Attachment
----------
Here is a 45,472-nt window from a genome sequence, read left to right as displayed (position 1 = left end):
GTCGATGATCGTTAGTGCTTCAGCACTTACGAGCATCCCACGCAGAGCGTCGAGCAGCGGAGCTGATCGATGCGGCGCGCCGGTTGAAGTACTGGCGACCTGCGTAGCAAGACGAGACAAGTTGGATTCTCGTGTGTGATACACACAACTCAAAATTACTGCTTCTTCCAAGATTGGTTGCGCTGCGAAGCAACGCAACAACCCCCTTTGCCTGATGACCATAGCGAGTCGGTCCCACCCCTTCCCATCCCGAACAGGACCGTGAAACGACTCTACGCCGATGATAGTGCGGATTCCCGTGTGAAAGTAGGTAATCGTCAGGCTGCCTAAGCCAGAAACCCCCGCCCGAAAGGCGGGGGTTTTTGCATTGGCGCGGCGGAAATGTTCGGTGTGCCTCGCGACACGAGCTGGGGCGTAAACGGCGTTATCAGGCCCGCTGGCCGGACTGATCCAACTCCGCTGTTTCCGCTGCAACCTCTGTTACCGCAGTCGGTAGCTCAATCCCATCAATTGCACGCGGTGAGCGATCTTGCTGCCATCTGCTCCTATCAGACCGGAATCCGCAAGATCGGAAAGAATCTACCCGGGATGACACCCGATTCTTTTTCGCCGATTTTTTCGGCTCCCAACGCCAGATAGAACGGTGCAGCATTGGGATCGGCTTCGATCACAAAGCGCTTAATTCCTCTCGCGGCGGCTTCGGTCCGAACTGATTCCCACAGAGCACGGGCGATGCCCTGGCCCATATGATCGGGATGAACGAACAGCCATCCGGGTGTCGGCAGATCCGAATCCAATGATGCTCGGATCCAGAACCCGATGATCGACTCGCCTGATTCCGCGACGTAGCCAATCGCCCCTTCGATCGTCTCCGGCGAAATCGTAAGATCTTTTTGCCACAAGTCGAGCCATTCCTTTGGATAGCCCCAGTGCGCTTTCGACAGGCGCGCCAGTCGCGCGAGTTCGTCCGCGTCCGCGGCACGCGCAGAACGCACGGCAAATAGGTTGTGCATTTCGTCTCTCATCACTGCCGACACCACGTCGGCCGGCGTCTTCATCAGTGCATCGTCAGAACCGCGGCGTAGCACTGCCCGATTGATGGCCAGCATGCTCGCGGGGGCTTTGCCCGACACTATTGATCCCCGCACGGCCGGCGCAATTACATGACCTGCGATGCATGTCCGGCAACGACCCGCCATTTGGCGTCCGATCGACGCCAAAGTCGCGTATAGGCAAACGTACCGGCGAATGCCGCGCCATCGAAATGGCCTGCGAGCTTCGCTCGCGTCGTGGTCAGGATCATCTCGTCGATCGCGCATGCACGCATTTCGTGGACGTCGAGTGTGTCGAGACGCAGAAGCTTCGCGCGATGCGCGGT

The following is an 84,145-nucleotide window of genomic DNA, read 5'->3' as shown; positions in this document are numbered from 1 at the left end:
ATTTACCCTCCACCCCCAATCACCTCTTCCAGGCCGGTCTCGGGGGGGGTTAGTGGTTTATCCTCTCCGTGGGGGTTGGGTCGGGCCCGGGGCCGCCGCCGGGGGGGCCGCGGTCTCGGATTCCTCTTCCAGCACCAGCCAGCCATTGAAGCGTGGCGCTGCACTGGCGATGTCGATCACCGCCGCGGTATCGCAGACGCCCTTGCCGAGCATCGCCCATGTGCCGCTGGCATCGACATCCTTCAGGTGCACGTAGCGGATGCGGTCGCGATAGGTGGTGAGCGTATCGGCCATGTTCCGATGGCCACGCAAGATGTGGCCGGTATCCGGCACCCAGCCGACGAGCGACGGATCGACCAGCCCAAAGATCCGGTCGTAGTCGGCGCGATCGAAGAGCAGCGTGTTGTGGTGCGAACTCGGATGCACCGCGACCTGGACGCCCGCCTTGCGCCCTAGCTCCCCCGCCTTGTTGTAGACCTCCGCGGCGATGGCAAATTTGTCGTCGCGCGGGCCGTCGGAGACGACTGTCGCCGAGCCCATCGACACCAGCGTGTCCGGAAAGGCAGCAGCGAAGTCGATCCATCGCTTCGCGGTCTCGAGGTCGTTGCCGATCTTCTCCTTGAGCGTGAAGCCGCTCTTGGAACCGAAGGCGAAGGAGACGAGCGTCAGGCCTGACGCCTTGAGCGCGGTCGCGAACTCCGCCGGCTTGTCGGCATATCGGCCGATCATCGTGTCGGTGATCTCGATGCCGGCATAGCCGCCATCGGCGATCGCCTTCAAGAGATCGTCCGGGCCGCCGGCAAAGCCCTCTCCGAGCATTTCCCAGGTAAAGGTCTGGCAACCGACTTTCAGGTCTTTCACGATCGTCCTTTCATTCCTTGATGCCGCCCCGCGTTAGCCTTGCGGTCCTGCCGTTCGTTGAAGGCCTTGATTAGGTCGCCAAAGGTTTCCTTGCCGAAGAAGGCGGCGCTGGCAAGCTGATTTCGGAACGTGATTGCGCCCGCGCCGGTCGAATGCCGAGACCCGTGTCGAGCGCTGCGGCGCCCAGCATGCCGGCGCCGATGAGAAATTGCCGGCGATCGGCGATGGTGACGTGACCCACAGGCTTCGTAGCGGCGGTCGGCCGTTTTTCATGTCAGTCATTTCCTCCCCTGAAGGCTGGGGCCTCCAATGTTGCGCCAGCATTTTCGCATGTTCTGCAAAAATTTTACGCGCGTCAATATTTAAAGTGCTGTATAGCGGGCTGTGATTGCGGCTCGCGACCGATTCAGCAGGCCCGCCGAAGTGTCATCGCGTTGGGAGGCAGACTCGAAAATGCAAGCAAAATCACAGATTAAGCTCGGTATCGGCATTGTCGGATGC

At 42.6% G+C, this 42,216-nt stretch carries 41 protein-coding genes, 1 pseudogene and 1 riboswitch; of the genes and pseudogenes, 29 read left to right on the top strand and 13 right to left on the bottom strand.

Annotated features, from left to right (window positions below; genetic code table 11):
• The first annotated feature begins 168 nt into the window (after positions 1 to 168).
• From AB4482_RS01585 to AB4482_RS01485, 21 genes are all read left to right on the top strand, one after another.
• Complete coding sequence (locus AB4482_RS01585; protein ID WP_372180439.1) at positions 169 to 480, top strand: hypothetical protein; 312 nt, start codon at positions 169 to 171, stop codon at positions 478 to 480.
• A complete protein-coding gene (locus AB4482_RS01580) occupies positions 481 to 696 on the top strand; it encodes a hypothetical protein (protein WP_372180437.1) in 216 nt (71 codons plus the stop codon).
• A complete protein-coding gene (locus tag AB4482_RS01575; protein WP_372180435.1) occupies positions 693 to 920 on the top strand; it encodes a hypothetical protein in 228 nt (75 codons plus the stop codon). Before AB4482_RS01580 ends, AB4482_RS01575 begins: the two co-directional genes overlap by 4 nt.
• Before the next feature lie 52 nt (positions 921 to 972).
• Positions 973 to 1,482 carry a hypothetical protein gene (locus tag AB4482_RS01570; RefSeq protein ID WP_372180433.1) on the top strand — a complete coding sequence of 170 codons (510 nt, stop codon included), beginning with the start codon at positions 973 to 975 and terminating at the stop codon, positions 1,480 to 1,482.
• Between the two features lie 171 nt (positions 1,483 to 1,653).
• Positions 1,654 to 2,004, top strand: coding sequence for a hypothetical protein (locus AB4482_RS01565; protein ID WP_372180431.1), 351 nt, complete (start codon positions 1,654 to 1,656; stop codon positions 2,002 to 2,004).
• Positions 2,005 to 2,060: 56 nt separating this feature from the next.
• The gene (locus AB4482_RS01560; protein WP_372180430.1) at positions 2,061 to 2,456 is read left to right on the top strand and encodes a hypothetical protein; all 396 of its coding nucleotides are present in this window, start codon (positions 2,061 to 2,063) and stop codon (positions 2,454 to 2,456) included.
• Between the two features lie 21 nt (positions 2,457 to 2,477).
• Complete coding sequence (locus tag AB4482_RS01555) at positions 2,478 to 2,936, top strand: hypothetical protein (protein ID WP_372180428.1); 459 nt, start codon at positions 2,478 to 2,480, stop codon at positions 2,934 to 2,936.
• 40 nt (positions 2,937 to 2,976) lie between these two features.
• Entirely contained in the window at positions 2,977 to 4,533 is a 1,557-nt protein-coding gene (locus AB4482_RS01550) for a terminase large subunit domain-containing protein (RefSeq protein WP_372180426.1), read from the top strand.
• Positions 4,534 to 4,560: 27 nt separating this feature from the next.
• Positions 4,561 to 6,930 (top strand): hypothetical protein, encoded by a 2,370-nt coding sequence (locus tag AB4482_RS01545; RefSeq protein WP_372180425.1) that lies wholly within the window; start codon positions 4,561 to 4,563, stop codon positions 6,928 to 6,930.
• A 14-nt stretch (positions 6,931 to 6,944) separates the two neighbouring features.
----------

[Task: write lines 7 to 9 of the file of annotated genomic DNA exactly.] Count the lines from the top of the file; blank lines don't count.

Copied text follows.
• The first annotated feature begins 168 nt into the window (after positions 1 to 168).
• From AB4482_RS01585 to AB4482_RS01485, 21 genes are all read left to right on the top strand, one after another.
• Complete coding sequence (locus AB4482_RS01585; protein ID WP_372180439.1) at positions 169 to 480, top strand: hypothetical protein; 312 nt, start codon at positions 169 to 171, stop codon at positions 478 to 480.